AMMAN (Reuters) – Islamic State militants have abducted at least 90 people from Assyrian Christian villages in northeastern Syria, a monitoring group tracking violence in Syria said on Tuesday.
The British-based Syrian Observatory for Human Rights said they carried out dawn raids on rural villages inhabited by the ancient Christian minority west of Hasaka, a city mainly held by the Kurds.
Syrian Kurdish militia launched two offensives against the militants in northeast Syria on Sunday, helped by U.S.-led air strikes and Iraqi peshmerga.
This part of Syria borders territory controlled by Islamic State in Iraq, where it committed atrocities last year against the Yazidi religious minority.
Islamic State did not confirm the kidnappings. Supporters posted photos online of the group’s fighters in camouflage attire looking at maps and firing machine guns. The website said the photos were from Tel Tamr, a town near where the Observatory said the abductions occurred.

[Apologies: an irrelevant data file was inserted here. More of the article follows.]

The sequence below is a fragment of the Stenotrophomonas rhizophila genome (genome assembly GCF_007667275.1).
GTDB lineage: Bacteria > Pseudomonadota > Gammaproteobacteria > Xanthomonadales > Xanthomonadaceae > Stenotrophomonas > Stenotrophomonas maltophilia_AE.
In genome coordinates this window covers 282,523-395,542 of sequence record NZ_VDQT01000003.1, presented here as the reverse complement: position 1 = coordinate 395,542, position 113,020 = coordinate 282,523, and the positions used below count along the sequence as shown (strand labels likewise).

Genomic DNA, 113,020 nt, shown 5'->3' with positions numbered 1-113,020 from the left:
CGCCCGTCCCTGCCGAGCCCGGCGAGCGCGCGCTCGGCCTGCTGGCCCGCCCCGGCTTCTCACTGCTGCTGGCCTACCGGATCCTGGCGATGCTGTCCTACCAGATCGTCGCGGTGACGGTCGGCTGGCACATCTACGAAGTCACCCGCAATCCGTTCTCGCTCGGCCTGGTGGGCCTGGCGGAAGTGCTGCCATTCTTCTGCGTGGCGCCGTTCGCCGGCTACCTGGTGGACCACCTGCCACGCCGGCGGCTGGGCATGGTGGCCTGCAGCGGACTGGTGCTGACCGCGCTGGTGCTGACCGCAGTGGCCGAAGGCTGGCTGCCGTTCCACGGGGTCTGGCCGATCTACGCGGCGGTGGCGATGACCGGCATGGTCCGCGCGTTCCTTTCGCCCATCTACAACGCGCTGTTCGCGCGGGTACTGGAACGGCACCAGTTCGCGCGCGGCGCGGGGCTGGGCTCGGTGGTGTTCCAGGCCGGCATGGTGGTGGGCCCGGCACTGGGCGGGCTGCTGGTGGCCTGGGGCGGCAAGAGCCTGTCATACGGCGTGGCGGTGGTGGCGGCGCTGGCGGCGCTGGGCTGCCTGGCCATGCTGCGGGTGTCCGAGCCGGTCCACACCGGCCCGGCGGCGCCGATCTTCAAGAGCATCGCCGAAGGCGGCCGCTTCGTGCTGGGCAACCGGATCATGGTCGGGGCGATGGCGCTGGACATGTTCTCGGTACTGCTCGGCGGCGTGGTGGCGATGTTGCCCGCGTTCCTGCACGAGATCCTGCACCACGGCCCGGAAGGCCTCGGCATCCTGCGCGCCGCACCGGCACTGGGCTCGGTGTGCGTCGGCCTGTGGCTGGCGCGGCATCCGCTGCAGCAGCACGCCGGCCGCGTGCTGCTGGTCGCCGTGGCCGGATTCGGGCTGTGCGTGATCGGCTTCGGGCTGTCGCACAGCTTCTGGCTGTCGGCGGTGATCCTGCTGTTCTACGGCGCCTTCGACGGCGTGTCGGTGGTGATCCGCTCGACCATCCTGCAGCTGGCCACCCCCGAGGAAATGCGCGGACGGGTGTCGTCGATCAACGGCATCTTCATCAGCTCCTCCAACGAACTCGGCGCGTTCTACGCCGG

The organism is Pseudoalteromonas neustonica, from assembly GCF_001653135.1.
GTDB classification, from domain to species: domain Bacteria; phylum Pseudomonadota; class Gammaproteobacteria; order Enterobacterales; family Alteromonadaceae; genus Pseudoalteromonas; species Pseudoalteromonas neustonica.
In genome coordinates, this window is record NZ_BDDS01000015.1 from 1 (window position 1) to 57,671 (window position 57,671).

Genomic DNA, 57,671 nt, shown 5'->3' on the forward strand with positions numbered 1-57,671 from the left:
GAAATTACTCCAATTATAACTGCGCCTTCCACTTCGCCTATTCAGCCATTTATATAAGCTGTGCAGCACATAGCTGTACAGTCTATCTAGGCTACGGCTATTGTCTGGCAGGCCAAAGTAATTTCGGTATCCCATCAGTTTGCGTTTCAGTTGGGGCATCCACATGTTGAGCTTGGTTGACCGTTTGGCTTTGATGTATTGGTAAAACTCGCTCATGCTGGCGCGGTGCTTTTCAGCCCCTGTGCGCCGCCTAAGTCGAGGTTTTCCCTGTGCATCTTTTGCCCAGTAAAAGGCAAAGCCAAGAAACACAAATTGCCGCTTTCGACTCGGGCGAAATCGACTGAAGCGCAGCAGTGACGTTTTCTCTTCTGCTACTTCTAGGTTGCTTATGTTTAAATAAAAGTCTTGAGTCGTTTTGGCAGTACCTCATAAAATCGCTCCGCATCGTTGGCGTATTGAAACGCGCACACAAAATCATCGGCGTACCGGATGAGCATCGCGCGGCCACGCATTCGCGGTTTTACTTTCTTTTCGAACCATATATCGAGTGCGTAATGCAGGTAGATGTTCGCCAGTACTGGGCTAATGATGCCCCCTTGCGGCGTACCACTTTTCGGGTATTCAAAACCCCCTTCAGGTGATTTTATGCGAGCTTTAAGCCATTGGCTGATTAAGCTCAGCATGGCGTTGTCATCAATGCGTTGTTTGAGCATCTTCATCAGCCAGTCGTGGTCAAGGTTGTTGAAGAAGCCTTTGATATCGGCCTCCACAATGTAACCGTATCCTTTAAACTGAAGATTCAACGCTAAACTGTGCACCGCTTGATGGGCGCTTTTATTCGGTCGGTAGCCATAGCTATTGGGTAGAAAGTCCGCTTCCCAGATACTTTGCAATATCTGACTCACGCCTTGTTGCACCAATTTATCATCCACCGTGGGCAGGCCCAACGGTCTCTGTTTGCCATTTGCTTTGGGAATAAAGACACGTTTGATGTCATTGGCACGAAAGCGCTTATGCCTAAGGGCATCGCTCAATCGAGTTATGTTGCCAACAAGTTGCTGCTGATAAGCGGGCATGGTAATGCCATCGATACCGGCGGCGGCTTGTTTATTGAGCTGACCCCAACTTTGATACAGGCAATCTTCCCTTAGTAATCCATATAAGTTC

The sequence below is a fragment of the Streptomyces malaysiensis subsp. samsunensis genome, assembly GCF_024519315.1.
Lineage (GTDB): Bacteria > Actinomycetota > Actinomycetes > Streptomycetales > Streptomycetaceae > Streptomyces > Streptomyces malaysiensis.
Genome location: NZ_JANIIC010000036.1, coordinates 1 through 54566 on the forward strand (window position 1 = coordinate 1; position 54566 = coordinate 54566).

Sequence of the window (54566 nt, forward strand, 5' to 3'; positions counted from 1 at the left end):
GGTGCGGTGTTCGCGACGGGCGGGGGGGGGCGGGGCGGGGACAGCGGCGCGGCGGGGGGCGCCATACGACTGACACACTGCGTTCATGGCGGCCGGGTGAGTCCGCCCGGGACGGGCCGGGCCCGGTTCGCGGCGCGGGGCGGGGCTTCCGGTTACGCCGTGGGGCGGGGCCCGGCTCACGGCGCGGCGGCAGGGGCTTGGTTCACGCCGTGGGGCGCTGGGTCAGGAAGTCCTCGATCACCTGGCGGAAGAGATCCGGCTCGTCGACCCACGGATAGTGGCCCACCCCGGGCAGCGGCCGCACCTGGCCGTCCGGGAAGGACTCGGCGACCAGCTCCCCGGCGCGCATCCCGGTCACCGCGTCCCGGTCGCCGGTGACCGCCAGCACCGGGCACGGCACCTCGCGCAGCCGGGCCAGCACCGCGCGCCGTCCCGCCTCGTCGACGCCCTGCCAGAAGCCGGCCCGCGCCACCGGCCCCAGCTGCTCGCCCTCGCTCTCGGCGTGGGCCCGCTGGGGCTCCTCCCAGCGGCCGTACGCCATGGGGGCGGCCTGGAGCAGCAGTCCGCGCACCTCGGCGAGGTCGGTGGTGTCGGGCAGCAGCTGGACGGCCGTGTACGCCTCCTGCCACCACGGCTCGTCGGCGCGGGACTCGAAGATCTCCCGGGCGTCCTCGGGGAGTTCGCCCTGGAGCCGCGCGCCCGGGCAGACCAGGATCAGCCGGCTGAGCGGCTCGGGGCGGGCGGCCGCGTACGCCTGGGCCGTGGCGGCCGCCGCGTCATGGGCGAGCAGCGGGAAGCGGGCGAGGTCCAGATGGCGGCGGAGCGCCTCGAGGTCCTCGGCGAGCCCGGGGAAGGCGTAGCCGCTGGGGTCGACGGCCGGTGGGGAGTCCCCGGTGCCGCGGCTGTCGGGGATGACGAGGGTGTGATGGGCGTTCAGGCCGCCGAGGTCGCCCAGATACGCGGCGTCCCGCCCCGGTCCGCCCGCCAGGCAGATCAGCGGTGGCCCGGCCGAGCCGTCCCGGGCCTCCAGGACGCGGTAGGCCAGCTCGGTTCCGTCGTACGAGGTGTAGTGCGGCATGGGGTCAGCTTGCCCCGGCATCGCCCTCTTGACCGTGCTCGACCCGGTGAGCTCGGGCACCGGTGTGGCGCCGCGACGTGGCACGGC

Many Assyrian Christians have emigrated in the nearly four-year-long conflict in which more than 200,000 have people have been killed. Before the arrival of Kurds and Arab nomadic tribes at the end of the 19th century, Christians formed the majority in Syria’s Jazeera area, which includes Hasaka.
Sunday’s offensive by Kurdish YPG militia reached within five km (3 miles) of Tel Hamis, an Islamic State-controlled town southeast of Qamishli, the Observatory said.
At least 14 IS fighters died in the offensive, in which Assyrians fought alongside Kurds, it added. Eight civilians were also killed in heavy shelling by the Kurdish side, which seized several Arab villages from Islamic State control.